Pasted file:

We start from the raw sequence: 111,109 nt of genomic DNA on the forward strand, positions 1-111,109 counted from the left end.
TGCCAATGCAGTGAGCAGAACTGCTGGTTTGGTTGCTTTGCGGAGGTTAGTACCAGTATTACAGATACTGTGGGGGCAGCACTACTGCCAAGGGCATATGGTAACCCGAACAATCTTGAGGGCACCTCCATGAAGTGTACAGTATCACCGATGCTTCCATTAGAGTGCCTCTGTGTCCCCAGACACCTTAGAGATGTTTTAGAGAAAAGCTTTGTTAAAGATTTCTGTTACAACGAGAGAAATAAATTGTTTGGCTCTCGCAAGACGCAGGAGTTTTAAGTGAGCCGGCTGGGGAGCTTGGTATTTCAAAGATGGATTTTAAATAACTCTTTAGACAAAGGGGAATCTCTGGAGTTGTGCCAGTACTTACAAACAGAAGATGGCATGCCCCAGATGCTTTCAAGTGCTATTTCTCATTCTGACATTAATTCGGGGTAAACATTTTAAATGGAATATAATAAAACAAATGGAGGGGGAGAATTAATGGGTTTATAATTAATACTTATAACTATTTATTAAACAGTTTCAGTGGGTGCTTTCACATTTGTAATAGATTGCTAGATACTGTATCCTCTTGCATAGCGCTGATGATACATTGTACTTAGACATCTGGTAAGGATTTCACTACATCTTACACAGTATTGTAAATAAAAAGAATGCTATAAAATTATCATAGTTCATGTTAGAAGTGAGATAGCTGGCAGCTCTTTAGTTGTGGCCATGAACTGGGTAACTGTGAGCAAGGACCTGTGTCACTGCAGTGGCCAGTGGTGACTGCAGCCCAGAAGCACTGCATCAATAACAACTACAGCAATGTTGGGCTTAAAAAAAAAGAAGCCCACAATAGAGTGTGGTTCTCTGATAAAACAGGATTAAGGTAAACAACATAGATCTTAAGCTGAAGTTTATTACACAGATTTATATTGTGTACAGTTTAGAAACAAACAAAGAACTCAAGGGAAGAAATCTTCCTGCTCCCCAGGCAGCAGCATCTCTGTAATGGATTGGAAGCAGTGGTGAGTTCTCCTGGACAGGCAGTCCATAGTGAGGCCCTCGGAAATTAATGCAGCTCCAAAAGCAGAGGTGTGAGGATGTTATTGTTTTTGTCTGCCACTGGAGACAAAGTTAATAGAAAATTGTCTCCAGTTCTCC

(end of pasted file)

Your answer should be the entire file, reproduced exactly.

We start from the raw sequence: 111,109 nt of genomic DNA on the forward strand, positions 1-111,109 counted from the left end.
TGCCAATGCAGTGAGCAGAACTGCTGGTTTGGTTGCTTTGCGGAGGTTAGTACCAGTATTACAGATACTGTGGGGGCAGCACTACTGCCAAGGGCATATGGTAACCCGAACAATCTTGAGGGCACCTCCATGAAGTGTACAGTATCACCGATGCTTCCATTAGAGTGCCTCTGTGTCCCCAGACACCTTAGAGATGTTTTAGAGAAAAGCTTTGTTAAAGATTTCTGTTACAACGAGAGAAATAAATTGTTTGGCTCTCGCAAGACGCAGGAGTTTTAAGTGAGCCGGCTGGGGAGCTTGGTATTTCAAAGATGGATTTTAAATAACTCTTTAGACAAAGGGGAATCTCTGGAGTTGTGCCAGTACTTACAAACAGAAGATGGCATGCCCCAGATGCTTTCAAGTGCTATTTCTCATTCTGACATTAATTCGGGGTAAACATTTTAAATGGAATATAATAAAACAAATGGAGGGGGAGAATTAATGGGTTTATAATTAATACTTATAACTATTTATTAAACAGTTTCAGTGGGTGCTTTCACATTTGTAATAGATTGCTAGATACTGTATCCTCTTGCATAGCGCTGATGATACATTGTACTTAGACATCTGGTAAGGATTTCACTACATCTTACACAGTATTGTAAATAAAAAGAATGCTATAAAATTATCATAGTTCATGTTAGAAGTGAGATAGCTGGCAGCTCTTTAGTTGTGGCCATGAACTGGGTAACTGTGAGCAAGGACCTGTGTCACTGCAGTGGCCAGTGGTGACTGCAGCCCAGAAGCACTGCATCAATAACAACTACAGCAATGTTGGGCTTAAAAAAAAAGAAGCCCACAATAGAGTGTGGTTCTCTGATAAAACAGGATTAAGGTAAACAACATAGATCTTAAGCTGAAGTTTATTACACAGATTTATATTGTGTACAGTTTAGAAACAAACAAAGAACTCAAGGGAAGAAATCTTCCTGCTCCCCAGGCAGCAGCATCTCTGTAATGGATTGGAAGCAGTGGTGAGTTCTCCTGGACAGGCAGTCCATAGTGAGGCCCTCGGAAATTAATGCAGCTCCAAAAGCAGAGGTGTGAGGATGTTATTGTTTTTGTCTGCCACTGGAGACAAAGTTAATAGAAAATTGTCTCCAGTTCTCC